Fr. Philip Neri Powell, OP
St. Dominic Church, NOLA
The Lord and His creation is very busy: exulting, blooming, rejoicing, singing, strengthening, firming, seeing, vindicating, recompensing, opening, clearing, leaping, bursting, walking, meeting, fleeing. Isaiah prophesies the deliverance of Israel from captivity and exile. Not only will God's people be set free from their long alienation and returned home, the land itself will be rejuvenated, released from its droughted sterility and made again into a sign of divine promise. The fertile abundance of the promised land is God's promise of abundant fertility for His people. But being set free from slavery and exile—though welcomed—can be frightening. Restoring a lost nation and reviving the proper worship of God is daunting, scary. So, Isaiah prophesies, “Say to those whose hearts are frightened: Be strong, fear not! Here is your God, he comes with vindication; With divine recompense he comes to save you.” If the Church hopes to see her restoration, her revival, we will follow the example of the paralyzed man's friends and find a way—however difficult—to bring ourselves to the healing touch of Christ.
We started this Advent season two weeks ago on a rather dramatic note: John's visions of the apocalypse and Christ's own warnings of his second coming. Just yesterday—the 2nd Sunday of Advent—we heard read Isaiah's prophecy of John the Baptist's mission to preach repentance and baptize for the forgiveness of sins. This week we will hear Christ tell his disciples that he came to save the one sheep that gets lost. We'll hear Mary cry out her YES to the Father's invitation to become the mother of His Word. We'll hear Christ extol John the Baptist's prophetic ministry, and we'll hear him tell us that the worth of wisdom is to be found in her works. This week of Advent we will be shown again and again the need for turning ourselves toward the Lord and his Word; the need for receiving his mercy and love; the need for producing the fruits of righteousness in the world so that the world might see His glory and turn to Him as well. If you hope to see your faith vindicated, energized, you will follow the example of the paralyzed man's friends and find a way—however difficult—to bring yourself to the healing touch of Christ. You will find a way to make use of God's forgiveness and receive His mercy in the sacrament that reconciles us all to Him.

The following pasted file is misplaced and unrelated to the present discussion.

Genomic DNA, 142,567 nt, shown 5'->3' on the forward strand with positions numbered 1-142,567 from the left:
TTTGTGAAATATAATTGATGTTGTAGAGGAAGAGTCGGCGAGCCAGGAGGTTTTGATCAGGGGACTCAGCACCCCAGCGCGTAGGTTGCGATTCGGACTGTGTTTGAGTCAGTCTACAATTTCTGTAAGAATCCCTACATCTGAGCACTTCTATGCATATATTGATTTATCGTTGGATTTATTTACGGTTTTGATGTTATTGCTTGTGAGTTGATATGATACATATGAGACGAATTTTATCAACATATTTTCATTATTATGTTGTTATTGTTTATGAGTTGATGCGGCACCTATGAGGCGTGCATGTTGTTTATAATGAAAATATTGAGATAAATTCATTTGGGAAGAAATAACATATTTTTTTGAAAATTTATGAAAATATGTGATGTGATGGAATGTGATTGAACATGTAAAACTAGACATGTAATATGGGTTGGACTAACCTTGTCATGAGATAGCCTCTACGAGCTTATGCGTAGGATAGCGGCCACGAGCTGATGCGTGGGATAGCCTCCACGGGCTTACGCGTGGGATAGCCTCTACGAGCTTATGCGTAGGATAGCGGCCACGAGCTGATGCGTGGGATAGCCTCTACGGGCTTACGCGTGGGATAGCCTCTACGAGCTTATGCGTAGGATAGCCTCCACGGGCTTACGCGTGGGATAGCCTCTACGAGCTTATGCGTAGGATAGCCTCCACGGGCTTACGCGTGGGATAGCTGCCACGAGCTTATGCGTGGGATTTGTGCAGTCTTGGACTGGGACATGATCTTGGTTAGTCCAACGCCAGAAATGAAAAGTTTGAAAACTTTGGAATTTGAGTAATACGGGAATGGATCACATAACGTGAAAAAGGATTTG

The man's friends are determined to get him to Jesus. The crowd is huge, thick. They can't get his stretcher through, so they climb the building and lower their paralyzed friend through the ceiling and rest him right in front of Christ. Jesus recognizes their faith and says to the man, “As for you, your sins are forgiven.” When the Pharisees object to this, Jesus, asks, “Which is easier, to say, 'Your sins are forgiven,' or to say, 'Rise and walk?'” To punch his point home, Jesus says to the man, “. . .rise, pick up your stretcher, and go home.” And he does. If God can restore a fallen nation; return its people to their land; and revive the fertility of that land; and if he can heal a man's paralysis by forgiving his sins, then restoring you to the abundance of His gifts is easy work. But it is a work He will not do without your help. Our sins are forgiven. Always have been. What we must do—however difficult—is confess those sins and receive the forgiveness we have been given. Then, like the restored promised land, we too can go exulting, blooming, rejoicing, singing, opening, clearing, leaping, bursting, walking, meeting, and giving Him thanks for His great mercy._____________
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